Seven in Ten (72%) Canadians Not Fully Confident Their Math and Money Management Skills Will Help them Plan for a Secure Financial Future Four in
Ten (38%) Canadians Say They Don’t Put Anything Away for Savings on a Monthly Basis, Average is $211 a Month


Canadian Centre for Financial Literacy (CCFL)

The Canadian Centre for Financial Literacy (CCFL) was launched in 2008, this CCFL is a division of the national, charitable organization SEDI. Dedicated to supporting financial literacy capacity across Canada, this site would be useful to for the teen / high school student. The CCFL also has a blog and one of its categories is Financial Literacy Matters, with the most recent post featuring a financial literacy comic book produced for older youth by the Healthy Aboriginal Network.


Canadian Education Association

Financial Literacy resources available / published Education Canada, the Canadian Education Association’s online magazine.

Financial Literacy: Getting Beyond the Markets
An article by Jim Stanford, and economist with the Canadian Auto Workers. Stanford takes a more holistic approach to the concept of financial literacy, moving beyond the obvious “individual responsibility” marker and also connecting it to financial systems with a causes and solutions lens, e.g.:
...it is fantasy to hope that greater knowledge on the part of individual investors could somehow stabilize the workings of macro financial markets. Financial literacy can be a welcome addition to curriculum, but it should focus on the causes and potential solutions to Canadians’ financial problems, including an honest look at the financial industry, rather than encouraging them to accept an unfair, unequal world, and then adjust themselves to it.
Also worth noting is an online publication by Stanford, in conjunction with the Canadian Centre for Policy Alternatives, Economics For Everyone - a primer aiming to provide a non-technical introduction to economics.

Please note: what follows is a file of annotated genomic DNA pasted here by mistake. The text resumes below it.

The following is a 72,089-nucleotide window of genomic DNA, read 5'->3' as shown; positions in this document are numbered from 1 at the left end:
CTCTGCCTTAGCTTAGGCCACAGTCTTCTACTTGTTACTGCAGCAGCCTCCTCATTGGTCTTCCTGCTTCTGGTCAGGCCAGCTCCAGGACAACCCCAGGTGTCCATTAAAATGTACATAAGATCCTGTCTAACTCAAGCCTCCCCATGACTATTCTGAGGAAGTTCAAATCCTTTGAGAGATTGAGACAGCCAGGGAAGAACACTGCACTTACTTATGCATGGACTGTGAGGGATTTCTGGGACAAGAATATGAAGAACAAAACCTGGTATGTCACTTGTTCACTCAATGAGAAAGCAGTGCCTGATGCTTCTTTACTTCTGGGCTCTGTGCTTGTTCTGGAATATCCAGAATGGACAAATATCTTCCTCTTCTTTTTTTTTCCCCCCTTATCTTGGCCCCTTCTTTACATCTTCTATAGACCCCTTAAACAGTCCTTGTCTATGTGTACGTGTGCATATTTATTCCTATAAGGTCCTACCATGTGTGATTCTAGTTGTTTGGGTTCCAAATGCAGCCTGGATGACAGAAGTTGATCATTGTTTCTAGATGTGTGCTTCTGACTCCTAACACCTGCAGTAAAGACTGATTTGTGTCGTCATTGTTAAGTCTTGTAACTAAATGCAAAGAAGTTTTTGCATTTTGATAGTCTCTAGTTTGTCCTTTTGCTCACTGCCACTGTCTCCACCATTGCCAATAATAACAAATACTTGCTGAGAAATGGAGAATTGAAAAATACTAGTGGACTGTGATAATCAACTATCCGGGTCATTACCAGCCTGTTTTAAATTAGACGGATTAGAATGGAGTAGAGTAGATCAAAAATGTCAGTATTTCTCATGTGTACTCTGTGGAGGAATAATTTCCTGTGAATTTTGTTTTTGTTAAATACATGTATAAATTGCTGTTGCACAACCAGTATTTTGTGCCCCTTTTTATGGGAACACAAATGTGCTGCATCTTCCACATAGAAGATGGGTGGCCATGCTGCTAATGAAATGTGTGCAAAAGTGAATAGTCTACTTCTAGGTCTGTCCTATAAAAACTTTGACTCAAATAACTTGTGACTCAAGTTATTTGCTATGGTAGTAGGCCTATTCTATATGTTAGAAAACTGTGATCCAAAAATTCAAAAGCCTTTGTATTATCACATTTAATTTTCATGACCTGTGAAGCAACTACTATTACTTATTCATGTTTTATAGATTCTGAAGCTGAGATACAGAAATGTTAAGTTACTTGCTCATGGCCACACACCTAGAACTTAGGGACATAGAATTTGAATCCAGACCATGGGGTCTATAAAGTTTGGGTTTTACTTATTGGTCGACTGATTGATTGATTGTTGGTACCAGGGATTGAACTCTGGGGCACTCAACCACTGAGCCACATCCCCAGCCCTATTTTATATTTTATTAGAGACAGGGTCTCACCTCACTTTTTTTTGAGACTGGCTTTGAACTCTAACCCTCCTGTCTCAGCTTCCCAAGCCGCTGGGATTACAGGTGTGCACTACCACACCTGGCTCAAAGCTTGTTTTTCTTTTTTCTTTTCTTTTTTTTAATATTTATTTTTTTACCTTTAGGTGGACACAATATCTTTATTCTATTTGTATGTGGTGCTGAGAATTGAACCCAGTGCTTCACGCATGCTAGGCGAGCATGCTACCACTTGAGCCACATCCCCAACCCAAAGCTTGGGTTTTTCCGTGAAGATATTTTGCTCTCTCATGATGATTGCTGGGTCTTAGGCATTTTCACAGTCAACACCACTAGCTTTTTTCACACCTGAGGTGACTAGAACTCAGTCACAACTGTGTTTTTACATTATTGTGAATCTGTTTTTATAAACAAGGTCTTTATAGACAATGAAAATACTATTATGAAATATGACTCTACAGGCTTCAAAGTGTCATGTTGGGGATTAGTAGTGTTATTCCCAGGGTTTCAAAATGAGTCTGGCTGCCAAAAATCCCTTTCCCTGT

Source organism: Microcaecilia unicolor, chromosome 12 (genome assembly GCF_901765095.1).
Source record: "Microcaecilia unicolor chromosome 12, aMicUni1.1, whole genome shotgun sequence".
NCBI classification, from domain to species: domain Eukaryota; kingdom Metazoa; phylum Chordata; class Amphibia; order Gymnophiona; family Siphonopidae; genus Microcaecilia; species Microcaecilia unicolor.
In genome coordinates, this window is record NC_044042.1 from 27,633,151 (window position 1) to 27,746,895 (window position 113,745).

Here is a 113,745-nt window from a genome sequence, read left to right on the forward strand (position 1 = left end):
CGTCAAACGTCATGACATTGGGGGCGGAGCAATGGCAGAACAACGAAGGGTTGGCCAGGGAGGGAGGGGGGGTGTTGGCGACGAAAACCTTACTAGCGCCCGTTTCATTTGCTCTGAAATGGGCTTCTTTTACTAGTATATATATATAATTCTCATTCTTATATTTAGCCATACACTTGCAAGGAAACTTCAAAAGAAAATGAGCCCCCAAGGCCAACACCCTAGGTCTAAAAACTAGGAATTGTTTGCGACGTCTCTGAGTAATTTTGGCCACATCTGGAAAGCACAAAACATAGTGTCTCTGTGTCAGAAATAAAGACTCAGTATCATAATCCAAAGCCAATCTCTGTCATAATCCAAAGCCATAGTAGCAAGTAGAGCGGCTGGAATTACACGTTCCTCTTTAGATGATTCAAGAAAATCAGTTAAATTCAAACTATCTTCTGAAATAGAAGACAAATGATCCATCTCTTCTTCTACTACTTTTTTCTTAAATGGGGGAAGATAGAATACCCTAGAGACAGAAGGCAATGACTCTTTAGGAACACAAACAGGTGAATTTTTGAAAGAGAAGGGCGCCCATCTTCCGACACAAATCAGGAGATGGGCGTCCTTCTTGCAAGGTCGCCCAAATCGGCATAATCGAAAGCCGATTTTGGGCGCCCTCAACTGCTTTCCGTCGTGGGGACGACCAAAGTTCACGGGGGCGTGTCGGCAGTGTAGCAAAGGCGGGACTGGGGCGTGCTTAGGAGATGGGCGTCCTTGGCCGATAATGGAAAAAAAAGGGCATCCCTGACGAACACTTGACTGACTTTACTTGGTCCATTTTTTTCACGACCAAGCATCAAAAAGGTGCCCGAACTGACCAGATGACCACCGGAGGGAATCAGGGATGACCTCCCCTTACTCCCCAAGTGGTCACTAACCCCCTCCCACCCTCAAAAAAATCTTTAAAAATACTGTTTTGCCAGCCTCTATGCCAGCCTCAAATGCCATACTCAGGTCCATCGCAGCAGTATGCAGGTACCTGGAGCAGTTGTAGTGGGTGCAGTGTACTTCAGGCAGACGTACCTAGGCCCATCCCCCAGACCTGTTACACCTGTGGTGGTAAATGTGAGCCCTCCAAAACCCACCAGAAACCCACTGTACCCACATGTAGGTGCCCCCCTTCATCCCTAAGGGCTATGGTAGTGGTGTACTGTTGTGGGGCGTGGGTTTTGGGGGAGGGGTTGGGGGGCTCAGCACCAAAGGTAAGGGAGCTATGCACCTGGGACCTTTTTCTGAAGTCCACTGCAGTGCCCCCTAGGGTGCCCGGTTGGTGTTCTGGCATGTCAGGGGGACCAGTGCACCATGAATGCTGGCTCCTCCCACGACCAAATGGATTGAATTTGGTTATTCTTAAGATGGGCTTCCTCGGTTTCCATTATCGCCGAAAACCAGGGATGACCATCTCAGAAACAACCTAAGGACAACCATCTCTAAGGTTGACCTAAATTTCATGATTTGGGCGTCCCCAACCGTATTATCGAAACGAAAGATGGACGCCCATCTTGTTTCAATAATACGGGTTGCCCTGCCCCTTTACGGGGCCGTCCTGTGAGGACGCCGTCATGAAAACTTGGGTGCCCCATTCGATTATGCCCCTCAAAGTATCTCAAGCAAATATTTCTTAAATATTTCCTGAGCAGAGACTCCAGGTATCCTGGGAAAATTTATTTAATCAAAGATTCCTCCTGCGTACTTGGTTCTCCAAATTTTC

Online ATM Helps Youth Smarten Up About Spending
An article focusing on the money management experiences of a typical teen. Published in Education Canada, the Canadian Education Association’s online magazine.


Canadian Foundation for Economic Education (CFEE)

The CFEE was established in 1974. A nationwide, non-profit, non-partisan organization, it provides a resource unit for money management, and a subsite dedicated to youth - Money and Youth: A Guide to Financial Literacy. It also contains resources for entrepreneurs, newcomers, and student resources like Labour: Markets, Laws, and Unions. The very 90’s look of the site is unfortunately deceiving, this is not an abandoned site, the content is good, the site design itself just desperately needs to be updated. And the Board of Directors captures a wide range of professionals from across Canada.


Get Smarter About Your Money

Get Smarter About Your Money is published and maintained by the Investor Education Fund (a non-profit established by the Ontario securities Commission, it contains a wealth of programs and tools to help consumers financially navigate most every big stage of life. One of the unique features of this site is the Life Events section, providing detailed information on all of life’s key events, like getting an education - a real wealth of resources.